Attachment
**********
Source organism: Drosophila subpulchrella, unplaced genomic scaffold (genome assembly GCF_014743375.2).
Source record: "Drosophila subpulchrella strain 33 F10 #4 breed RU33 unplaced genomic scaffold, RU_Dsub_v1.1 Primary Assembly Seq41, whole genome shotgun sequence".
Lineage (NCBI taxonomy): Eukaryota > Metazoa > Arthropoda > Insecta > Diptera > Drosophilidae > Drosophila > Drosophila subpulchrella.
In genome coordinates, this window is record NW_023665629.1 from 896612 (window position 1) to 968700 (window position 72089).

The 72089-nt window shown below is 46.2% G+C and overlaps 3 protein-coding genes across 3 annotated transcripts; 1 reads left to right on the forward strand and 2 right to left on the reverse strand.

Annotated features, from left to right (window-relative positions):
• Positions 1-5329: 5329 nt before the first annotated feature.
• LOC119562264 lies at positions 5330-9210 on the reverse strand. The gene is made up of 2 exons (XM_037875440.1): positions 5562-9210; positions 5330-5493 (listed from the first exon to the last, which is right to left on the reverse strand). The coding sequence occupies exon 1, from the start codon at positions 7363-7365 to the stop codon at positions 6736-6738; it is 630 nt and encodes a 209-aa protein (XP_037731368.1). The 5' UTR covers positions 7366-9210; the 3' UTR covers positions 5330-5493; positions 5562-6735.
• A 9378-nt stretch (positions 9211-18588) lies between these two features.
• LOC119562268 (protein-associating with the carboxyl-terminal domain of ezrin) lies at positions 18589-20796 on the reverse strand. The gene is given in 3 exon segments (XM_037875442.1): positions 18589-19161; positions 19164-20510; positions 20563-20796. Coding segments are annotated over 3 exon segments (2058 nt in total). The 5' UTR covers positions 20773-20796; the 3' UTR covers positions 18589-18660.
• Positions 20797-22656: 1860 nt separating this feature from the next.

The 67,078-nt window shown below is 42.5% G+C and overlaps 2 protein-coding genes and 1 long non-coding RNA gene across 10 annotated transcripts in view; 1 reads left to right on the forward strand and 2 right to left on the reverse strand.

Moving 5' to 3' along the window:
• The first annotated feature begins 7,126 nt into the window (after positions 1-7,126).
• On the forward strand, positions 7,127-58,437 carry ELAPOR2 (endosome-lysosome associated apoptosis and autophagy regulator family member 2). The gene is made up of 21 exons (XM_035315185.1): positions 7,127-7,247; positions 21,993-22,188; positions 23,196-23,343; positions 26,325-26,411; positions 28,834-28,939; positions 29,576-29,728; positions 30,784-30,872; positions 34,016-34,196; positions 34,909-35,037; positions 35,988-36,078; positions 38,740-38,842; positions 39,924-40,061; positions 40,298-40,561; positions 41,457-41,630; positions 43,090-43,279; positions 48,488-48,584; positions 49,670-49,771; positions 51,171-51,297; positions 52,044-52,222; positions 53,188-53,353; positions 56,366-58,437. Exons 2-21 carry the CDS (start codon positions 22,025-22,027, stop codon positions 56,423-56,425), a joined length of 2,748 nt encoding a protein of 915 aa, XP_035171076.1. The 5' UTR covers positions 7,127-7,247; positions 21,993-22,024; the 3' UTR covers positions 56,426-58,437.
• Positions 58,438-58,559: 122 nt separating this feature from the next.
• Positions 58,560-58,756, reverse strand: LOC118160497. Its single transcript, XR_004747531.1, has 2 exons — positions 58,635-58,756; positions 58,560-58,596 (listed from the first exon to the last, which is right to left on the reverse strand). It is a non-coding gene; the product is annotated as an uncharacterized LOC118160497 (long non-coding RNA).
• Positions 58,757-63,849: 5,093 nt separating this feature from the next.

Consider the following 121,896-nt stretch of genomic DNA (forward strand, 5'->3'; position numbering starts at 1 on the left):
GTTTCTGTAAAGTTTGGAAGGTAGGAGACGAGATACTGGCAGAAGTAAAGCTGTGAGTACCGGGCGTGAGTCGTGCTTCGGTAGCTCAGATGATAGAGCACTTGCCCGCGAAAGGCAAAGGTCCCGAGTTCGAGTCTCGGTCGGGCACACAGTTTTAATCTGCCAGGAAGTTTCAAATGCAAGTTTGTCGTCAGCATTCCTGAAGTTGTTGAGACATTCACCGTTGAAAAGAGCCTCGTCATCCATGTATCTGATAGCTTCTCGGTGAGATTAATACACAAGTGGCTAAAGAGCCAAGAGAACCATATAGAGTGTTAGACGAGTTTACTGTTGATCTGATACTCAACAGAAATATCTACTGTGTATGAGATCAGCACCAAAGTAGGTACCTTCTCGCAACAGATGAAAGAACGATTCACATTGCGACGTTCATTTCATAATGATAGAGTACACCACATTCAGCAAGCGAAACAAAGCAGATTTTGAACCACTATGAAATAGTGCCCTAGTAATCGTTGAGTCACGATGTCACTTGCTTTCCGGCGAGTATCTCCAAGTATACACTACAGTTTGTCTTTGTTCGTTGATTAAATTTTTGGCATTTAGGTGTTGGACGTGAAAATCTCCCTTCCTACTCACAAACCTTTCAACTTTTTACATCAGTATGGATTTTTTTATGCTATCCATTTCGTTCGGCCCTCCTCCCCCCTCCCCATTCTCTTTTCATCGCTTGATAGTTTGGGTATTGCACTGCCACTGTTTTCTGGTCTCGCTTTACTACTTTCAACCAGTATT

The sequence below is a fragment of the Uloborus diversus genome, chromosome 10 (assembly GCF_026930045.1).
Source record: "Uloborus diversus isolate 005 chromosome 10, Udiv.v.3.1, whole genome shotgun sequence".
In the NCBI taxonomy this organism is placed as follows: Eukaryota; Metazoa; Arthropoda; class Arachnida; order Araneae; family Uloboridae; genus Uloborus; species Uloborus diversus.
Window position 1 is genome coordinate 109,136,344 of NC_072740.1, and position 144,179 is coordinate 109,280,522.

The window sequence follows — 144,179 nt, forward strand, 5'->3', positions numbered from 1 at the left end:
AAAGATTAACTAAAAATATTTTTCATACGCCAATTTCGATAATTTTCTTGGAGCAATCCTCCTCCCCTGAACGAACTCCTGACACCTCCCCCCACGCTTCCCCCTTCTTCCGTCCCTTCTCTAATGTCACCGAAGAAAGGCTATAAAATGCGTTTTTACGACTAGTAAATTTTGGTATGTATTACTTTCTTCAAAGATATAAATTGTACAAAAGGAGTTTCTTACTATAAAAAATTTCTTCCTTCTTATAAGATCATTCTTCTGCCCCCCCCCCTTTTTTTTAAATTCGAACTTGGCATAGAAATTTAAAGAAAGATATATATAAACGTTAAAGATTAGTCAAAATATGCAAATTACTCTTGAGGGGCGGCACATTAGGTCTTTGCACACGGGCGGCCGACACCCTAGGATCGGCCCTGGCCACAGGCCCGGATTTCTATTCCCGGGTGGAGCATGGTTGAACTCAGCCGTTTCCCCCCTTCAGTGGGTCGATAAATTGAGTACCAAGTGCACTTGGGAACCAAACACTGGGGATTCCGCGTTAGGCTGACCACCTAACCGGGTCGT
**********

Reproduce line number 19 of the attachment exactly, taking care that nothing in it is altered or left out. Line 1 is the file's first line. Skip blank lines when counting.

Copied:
Consider the following 121,896-nt stretch of genomic DNA (forward strand, 5'->3'; position numbering starts at 1 on the left):